WARSAW (Reuters) – Prime Minister Mateusz Morawiecki said on Thursday that measures aimed at freezing electricity prices for households and providing subsidies for energy-intensive companies would cost Poland more than 30 billion zlotys ($6.35 billion).
The country plans to freeze prices for households using up to 2,000 kWh per year. Additionally, a 10% reduction in electricity use will be rewarded with a 10% price reduction as an incentive to save energy.
“Combining all these support measures is a huge cost,” Morawiecki said at a press briefing, adding it all, including subsidies for energy-intensive companies exceeding 30 billion zlotys.
Like all members of the European Union, Poland has felt the pinch of the energy crisis. The state protects homes by regulating gas and energy prices, but companies and Poles who use coal for heating were among the most vulnerable to price hikes.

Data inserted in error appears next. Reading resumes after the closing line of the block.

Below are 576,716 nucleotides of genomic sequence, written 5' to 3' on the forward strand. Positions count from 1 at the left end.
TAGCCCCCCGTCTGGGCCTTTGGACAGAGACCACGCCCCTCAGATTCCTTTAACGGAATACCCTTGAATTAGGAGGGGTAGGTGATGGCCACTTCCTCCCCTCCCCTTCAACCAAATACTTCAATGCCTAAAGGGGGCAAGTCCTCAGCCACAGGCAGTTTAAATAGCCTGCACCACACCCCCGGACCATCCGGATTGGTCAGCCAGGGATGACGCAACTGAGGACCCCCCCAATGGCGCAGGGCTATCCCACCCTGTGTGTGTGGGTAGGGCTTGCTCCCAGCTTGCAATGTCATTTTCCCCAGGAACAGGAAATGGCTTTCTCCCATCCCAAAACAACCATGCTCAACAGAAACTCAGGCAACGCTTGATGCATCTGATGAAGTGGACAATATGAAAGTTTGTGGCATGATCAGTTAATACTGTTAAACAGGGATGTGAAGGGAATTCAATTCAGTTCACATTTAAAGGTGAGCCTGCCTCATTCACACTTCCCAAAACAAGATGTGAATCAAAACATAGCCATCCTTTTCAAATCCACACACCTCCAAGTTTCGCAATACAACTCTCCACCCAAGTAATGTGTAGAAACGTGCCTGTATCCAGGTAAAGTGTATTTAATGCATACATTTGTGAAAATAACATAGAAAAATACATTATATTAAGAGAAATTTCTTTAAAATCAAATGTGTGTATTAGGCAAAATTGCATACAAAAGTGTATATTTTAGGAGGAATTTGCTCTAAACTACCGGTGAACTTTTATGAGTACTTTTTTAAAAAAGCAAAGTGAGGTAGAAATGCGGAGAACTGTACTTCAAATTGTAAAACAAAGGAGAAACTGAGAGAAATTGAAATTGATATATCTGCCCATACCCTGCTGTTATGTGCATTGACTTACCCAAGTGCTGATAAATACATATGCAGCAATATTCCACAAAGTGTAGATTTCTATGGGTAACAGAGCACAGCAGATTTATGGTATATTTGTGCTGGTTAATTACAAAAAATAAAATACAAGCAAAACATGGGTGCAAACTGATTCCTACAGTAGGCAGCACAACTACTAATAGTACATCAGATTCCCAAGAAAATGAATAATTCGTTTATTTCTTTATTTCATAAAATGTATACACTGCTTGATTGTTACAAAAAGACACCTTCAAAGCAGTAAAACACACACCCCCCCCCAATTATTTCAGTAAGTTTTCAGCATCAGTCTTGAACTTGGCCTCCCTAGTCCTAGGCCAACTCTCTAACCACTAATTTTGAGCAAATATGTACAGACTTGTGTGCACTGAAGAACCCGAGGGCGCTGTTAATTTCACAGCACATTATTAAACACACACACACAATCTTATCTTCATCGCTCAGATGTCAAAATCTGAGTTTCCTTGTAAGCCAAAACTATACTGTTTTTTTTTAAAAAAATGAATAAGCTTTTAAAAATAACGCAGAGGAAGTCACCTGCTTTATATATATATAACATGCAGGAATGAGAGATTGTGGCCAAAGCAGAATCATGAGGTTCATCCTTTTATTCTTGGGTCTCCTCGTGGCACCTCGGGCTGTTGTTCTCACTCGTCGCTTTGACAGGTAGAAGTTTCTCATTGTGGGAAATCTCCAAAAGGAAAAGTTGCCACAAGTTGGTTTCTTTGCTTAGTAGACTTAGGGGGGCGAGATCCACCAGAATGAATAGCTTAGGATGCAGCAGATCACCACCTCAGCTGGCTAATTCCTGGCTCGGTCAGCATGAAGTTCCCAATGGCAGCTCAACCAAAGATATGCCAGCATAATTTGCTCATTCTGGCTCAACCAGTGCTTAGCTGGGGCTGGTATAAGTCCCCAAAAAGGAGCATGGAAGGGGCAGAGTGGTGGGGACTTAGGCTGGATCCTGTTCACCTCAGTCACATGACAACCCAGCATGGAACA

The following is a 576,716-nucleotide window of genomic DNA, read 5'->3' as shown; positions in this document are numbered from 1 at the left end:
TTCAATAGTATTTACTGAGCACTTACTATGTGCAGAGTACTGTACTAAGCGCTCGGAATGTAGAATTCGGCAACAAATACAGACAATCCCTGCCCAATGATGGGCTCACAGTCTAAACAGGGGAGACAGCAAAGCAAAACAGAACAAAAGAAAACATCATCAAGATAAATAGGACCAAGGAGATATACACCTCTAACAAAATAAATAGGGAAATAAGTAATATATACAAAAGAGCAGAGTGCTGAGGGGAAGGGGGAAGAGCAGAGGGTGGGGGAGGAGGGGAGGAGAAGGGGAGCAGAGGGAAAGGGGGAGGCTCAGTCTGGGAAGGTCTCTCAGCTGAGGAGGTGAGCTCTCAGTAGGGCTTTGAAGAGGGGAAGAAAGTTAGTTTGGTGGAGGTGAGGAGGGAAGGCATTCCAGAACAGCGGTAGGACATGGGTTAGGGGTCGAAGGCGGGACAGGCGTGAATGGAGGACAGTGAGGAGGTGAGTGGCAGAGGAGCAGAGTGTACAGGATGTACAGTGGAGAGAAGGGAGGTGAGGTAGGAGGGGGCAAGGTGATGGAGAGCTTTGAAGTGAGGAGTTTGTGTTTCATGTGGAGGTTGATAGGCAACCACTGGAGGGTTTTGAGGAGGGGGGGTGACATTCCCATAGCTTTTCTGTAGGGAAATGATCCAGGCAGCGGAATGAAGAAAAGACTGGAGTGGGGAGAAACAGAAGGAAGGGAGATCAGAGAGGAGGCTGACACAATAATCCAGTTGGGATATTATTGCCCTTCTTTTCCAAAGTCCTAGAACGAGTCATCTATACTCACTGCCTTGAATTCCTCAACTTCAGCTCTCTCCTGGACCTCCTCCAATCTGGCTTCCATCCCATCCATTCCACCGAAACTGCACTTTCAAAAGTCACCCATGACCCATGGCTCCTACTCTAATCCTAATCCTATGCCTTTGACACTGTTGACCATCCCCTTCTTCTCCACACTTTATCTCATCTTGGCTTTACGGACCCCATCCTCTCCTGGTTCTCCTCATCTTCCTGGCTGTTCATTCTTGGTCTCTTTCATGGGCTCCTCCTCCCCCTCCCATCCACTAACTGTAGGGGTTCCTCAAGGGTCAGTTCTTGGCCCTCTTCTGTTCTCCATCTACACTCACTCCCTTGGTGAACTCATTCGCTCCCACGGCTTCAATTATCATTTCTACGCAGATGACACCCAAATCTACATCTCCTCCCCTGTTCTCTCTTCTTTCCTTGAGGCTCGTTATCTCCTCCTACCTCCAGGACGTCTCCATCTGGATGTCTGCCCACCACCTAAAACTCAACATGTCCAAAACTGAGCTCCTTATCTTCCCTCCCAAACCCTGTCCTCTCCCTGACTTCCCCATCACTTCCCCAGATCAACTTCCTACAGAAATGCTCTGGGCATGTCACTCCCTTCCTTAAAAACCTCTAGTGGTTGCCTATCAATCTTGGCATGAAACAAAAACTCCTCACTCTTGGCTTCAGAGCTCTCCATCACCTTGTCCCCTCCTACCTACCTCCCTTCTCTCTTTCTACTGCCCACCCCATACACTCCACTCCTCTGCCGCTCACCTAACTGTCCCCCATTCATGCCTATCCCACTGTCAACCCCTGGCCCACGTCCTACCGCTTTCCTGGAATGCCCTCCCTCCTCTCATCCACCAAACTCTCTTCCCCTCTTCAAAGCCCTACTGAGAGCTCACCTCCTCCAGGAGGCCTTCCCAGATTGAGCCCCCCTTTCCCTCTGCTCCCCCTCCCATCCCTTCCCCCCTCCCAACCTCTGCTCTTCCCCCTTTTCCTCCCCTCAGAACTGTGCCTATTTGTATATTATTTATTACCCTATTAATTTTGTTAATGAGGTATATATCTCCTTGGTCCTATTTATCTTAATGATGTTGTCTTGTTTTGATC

Other measures announced on Thursday include a mandatory 10% savings on electricity use by government offices and municipal administration. Morawiecki said 66% of Polish households will pay their electricity bills unchanged next year.
Poland has already earmarked 11.5 billion zlotys for coal subsidies for homes and an additional 13.7 billion for municipalities battling the burden of high energy bills.
Separately, the state-controlled gas company PGNiG provided up to 55 billion zlotys of state guarantees to secure funding for liquidity and created a fund of 10 billion zlotys to compensate for the difference between market gas prices and those that the company charges for domestic customers.
(1 dollar = 4.7242 zlotys)